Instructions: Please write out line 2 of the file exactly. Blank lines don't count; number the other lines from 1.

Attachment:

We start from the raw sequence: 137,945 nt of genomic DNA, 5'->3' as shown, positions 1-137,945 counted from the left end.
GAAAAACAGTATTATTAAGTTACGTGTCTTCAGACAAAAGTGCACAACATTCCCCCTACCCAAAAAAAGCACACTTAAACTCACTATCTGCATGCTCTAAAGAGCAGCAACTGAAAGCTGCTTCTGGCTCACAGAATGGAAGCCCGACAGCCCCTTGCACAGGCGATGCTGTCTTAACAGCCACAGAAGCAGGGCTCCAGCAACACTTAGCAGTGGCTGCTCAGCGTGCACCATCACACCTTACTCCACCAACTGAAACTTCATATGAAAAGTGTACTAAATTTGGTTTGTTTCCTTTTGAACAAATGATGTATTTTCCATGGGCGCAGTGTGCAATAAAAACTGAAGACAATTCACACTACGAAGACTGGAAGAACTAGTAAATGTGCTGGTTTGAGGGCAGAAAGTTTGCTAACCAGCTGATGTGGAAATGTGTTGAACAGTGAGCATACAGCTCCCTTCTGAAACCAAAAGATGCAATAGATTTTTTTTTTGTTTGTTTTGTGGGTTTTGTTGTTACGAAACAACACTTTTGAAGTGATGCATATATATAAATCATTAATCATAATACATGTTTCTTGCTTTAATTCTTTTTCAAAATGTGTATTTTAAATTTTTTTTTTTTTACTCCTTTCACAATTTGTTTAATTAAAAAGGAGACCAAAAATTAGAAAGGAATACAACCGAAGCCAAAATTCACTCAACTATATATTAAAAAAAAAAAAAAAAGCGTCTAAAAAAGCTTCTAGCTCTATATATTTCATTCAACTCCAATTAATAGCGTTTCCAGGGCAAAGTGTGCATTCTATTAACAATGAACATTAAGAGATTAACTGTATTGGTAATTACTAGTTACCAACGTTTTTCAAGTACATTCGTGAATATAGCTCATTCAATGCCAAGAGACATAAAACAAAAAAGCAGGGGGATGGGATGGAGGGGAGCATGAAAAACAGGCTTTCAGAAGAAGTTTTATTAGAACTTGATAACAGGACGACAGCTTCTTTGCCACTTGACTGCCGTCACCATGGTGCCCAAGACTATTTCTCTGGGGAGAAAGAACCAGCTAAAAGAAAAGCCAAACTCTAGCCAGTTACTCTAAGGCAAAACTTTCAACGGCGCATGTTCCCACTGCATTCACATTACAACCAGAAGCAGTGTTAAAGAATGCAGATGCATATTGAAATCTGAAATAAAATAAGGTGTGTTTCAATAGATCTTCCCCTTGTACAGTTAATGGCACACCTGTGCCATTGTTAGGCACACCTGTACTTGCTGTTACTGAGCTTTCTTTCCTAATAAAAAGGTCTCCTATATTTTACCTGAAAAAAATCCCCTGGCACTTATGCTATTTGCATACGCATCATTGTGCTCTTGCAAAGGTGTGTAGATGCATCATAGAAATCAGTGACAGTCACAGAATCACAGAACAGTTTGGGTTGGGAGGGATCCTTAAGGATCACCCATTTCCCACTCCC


GAAAAACAGTATTATTAAGTTACGTGTCTTCAGACAAAAGTGCACAACATTCCCCCTACCCAAAAAAAGCACACTTAAACTCACTATCTGCATGCTCTAAAGAGCAGCAACTGAAAGCTGCTTCTGGCTCACAGAATGGAAGCCCGACAGCCCCTTGCACAGGCGATGCTGTCTTAACAGCCACAGAAGCAGGGCTCCAGCAACACTTAGCAGTGGCTGCTCAGCGTGCACCATCACACCTTACTCCACCAACTGAAACTTCATATGAAAAGTGTACTAAATTTGGTTTGTTTCCTTTTGAACAAATGATGTATTTTCCATGGGCGCAGTGTGCAATAAAAACTGAAGACAATTCACACTACGAAGACTGGAAGAACTAGTAAATGTGCTGGTTTGAGGGCAGAAAGTTTGCTAACCAGCTGATGTGGAAATGTGTTGAACAGTGAGCATACAGCTCCCTTCTGAAACCAAAAGATGCAATAGATTTTTTTTTTGTTTGTTTTGTGGGTTTTGTTGTTACGAAACAACACTTTTGAAGTGATGCATATATATAAATCATTAATCATAATACATGTTTCTTGCTTTAATTCTTTTTCAAAATGTGTATTTTAAATTTTTTTTTTTTTACTCCTTTCACAATTTGTTTAATTAAAAAGGAGACCAAAAATTAGAAAGGAATACAACCGAAGCCAAAATTCACTCAACTATATATTAAAAAAAAAAAAAAAAGCGTCTAAAAAAGCTTCTAGCTCTATATATTTCATTCAACTCCAATTAATAGCGTTTCCAGGGCAAAGTGTGCATTCTATTAACAATGAACATTAAGAGATTAACTGTATTGGTAATTACTAGTTACCAACGTTTTTCAAGTACATTCGTGAATATAGCTCATTCAATGCCAAGAGACATAAAACAAAAAAGCAGGGGGATGGGATGGAGGGGAGCATGAAAAACAGGCTTTCAGAAGAAGTTTTATTAGAACTTGATAACAGGACGACAGCTTCTTTGCCACTTGACTGCCGTCACCATGGTGCCCAAGACTATTTCTCTGGGGAGAAAGAACCAGCTAAAAGAAAAGCCAAACTCTAGCCAGTTACTCTAAGGCAAAACTTTCAACGGCGCATGTTCCCACTGCATTCACATTACAACCAGAAGCAGTGTTAAAGAATGCAGATGCATATTGAAATCTGAAATAAAATAAGGTGTGTTTCAATAGATCTTCCCCTTGTACAGTTAATGGCACACCTGTGCCATTGTTAGGCACACCTGTACTTGCTGTTACTGAGCTTTCTTTCCTAATAAAAAGGTCTCCTATATTTTACCTGAAAAAAATCCCCTGGCACTTATGCTATTTGCATACGCATCATTGTGCTCTTGCAAAGGTGTGTAGATGCATCATAGAAATCAGTGACAGTCACAGAATCACAGAACAGTTTGGGTTGGGAGGGATCCTTAAGGATCACCCATTTCCCACTCCC